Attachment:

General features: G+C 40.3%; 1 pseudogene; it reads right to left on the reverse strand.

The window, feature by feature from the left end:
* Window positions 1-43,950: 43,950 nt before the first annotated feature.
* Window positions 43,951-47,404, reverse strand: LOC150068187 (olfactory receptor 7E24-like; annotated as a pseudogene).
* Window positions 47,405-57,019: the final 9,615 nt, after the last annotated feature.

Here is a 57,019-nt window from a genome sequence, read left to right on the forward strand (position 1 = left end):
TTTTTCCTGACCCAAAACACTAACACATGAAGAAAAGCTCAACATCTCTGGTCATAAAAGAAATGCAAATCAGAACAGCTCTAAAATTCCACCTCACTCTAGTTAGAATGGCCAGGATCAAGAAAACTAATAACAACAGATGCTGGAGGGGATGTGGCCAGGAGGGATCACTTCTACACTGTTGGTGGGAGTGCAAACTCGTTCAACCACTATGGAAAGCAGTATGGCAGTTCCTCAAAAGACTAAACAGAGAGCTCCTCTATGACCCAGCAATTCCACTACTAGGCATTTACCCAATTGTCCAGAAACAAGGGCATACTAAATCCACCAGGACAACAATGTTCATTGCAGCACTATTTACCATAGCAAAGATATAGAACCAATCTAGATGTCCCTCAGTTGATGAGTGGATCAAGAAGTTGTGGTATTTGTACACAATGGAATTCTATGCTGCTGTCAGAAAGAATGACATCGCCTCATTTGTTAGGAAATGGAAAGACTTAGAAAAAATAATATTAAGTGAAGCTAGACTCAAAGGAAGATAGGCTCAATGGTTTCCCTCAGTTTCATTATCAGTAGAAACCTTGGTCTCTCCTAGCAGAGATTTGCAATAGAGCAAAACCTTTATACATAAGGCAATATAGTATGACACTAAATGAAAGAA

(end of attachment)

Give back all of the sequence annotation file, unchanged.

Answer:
General features: G+C 40.3%; 1 pseudogene; it reads right to left on the reverse strand.

The window, feature by feature from the left end:
* Window positions 1-43,950: 43,950 nt before the first annotated feature.
* Window positions 43,951-47,404, reverse strand: LOC150068187 (olfactory receptor 7E24-like; annotated as a pseudogene).
* Window positions 47,405-57,019: the final 9,615 nt, after the last annotated feature.

Here is a 57,019-nt window from a genome sequence, read left to right on the forward strand (position 1 = left end):
TTTTTCCTGACCCAAAACACTAACACATGAAGAAAAGCTCAACATCTCTGGTCATAAAAGAAATGCAAATCAGAACAGCTCTAAAATTCCACCTCACTCTAGTTAGAATGGCCAGGATCAAGAAAACTAATAACAACAGATGCTGGAGGGGATGTGGCCAGGAGGGATCACTTCTACACTGTTGGTGGGAGTGCAAACTCGTTCAACCACTATGGAAAGCAGTATGGCAGTTCCTCAAAAGACTAAACAGAGAGCTCCTCTATGACCCAGCAATTCCACTACTAGGCATTTACCCAATTGTCCAGAAACAAGGGCATACTAAATCCACCAGGACAACAATGTTCATTGCAGCACTATTTACCATAGCAAAGATATAGAACCAATCTAGATGTCCCTCAGTTGATGAGTGGATCAAGAAGTTGTGGTATTTGTACACAATGGAATTCTATGCTGCTGTCAGAAAGAATGACATCGCCTCATTTGTTAGGAAATGGAAAGACTTAGAAAAAATAATATTAAGTGAAGCTAGACTCAAAGGAAGATAGGCTCAATGGTTTCCCTCAGTTTCATTATCAGTAGAAACCTTGGTCTCTCCTAGCAGAGATTTGCAATAGAGCAAAACCTTTATACATAAGGCAATATAGTATGACACTAAATGAAAGAA